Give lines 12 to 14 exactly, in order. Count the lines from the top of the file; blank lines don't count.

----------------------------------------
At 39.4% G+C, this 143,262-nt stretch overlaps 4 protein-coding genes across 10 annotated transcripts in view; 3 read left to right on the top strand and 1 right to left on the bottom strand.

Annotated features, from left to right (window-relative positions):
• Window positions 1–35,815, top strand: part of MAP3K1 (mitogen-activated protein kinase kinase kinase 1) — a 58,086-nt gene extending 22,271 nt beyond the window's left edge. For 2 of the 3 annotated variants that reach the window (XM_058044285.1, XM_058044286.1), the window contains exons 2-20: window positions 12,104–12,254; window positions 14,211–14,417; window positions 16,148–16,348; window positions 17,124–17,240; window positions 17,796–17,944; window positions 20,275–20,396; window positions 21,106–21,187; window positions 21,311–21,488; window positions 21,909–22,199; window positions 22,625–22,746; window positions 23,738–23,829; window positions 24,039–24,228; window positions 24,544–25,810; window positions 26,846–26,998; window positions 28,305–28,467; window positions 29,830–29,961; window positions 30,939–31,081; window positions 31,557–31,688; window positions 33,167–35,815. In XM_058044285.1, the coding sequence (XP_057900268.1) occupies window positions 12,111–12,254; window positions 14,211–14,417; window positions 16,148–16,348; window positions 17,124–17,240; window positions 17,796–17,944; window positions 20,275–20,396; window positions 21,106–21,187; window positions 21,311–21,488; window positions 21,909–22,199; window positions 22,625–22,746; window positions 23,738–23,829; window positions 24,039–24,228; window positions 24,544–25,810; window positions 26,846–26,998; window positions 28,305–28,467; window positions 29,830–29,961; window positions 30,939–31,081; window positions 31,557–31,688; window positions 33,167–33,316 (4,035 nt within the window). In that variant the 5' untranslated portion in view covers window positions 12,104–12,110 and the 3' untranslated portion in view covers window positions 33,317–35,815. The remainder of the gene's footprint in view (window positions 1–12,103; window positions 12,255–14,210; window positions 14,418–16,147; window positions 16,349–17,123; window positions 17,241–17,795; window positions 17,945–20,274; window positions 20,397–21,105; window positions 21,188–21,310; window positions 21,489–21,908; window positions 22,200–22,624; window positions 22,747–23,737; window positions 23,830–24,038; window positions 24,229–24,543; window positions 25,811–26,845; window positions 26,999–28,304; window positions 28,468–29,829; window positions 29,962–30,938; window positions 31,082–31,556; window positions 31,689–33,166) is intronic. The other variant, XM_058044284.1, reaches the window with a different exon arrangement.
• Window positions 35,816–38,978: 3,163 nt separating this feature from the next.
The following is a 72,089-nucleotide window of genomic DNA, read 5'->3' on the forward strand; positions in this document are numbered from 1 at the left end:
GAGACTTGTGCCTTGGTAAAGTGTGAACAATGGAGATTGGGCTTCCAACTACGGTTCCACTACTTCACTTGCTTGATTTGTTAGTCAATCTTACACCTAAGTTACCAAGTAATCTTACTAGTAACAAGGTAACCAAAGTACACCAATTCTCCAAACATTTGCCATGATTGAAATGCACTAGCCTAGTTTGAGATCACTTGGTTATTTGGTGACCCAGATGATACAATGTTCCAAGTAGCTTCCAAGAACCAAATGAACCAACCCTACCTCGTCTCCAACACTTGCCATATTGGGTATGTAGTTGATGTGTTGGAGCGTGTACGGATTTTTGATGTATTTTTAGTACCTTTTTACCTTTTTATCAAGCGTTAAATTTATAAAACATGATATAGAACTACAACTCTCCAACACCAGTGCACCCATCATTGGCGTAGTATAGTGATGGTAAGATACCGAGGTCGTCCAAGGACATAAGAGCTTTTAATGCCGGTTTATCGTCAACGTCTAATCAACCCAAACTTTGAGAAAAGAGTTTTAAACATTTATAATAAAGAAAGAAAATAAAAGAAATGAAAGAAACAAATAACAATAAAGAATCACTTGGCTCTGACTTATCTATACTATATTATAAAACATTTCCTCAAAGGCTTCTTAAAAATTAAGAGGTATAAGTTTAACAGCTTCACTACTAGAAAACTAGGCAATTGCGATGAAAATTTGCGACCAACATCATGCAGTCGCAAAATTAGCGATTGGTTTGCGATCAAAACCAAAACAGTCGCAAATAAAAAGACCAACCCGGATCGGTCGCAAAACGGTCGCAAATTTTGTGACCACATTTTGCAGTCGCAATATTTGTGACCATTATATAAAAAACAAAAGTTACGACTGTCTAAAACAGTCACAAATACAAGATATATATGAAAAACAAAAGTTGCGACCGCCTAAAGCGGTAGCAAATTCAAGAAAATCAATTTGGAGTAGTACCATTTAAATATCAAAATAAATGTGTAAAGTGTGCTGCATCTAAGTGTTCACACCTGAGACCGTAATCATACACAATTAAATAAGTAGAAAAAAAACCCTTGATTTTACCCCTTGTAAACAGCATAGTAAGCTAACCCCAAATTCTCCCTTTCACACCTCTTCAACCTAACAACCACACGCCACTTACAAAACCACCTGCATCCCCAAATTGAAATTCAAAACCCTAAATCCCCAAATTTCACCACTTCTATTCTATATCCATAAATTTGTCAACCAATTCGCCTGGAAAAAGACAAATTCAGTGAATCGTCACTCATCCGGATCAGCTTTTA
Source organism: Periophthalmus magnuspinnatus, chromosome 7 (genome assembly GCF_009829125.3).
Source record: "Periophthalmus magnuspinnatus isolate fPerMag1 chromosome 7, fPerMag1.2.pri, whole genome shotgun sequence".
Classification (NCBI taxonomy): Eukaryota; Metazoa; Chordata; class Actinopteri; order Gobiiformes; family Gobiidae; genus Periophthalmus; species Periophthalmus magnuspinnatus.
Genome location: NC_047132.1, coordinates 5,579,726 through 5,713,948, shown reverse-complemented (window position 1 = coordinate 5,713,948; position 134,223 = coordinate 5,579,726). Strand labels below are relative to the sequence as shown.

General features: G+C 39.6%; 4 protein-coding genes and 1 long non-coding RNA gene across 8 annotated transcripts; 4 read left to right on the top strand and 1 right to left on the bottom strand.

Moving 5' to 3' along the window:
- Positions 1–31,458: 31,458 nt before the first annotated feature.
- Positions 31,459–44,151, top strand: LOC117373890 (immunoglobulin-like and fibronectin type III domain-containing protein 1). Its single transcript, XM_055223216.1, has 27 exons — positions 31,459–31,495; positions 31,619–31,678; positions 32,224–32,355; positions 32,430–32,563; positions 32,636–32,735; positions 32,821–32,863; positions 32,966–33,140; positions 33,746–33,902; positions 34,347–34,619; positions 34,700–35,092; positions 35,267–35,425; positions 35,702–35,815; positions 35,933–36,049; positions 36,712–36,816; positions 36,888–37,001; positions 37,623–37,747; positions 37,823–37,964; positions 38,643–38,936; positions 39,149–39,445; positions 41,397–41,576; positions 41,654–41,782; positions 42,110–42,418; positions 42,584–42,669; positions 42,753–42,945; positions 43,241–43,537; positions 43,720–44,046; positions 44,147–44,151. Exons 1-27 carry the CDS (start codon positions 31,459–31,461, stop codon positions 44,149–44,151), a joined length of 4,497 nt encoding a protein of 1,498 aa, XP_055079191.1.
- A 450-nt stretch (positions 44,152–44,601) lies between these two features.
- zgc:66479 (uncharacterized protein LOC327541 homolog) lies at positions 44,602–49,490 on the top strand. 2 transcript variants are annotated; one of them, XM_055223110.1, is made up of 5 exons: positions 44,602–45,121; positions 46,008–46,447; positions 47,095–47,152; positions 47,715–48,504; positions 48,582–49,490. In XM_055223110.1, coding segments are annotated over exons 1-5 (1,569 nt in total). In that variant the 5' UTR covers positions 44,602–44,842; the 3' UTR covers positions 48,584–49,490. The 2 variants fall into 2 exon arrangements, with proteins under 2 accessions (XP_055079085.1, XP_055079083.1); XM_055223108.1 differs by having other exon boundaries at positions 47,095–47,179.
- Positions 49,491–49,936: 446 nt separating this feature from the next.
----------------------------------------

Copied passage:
Moving 5' to 3' along the window:
- Positions 1–31,458: 31,458 nt before the first annotated feature.
- Positions 31,459–44,151, top strand: LOC117373890 (immunoglobulin-like and fibronectin type III domain-containing protein 1). Its single transcript, XM_055223216.1, has 27 exons — positions 31,459–31,495; positions 31,619–31,678; positions 32,224–32,355; positions 32,430–32,563; positions 32,636–32,735; positions 32,821–32,863; positions 32,966–33,140; positions 33,746–33,902; positions 34,347–34,619; positions 34,700–35,092; positions 35,267–35,425; positions 35,702–35,815; positions 35,933–36,049; positions 36,712–36,816; positions 36,888–37,001; positions 37,623–37,747; positions 37,823–37,964; positions 38,643–38,936; positions 39,149–39,445; positions 41,397–41,576; positions 41,654–41,782; positions 42,110–42,418; positions 42,584–42,669; positions 42,753–42,945; positions 43,241–43,537; positions 43,720–44,046; positions 44,147–44,151. Exons 1-27 carry the CDS (start codon positions 31,459–31,461, stop codon positions 44,149–44,151), a joined length of 4,497 nt encoding a protein of 1,498 aa, XP_055079191.1.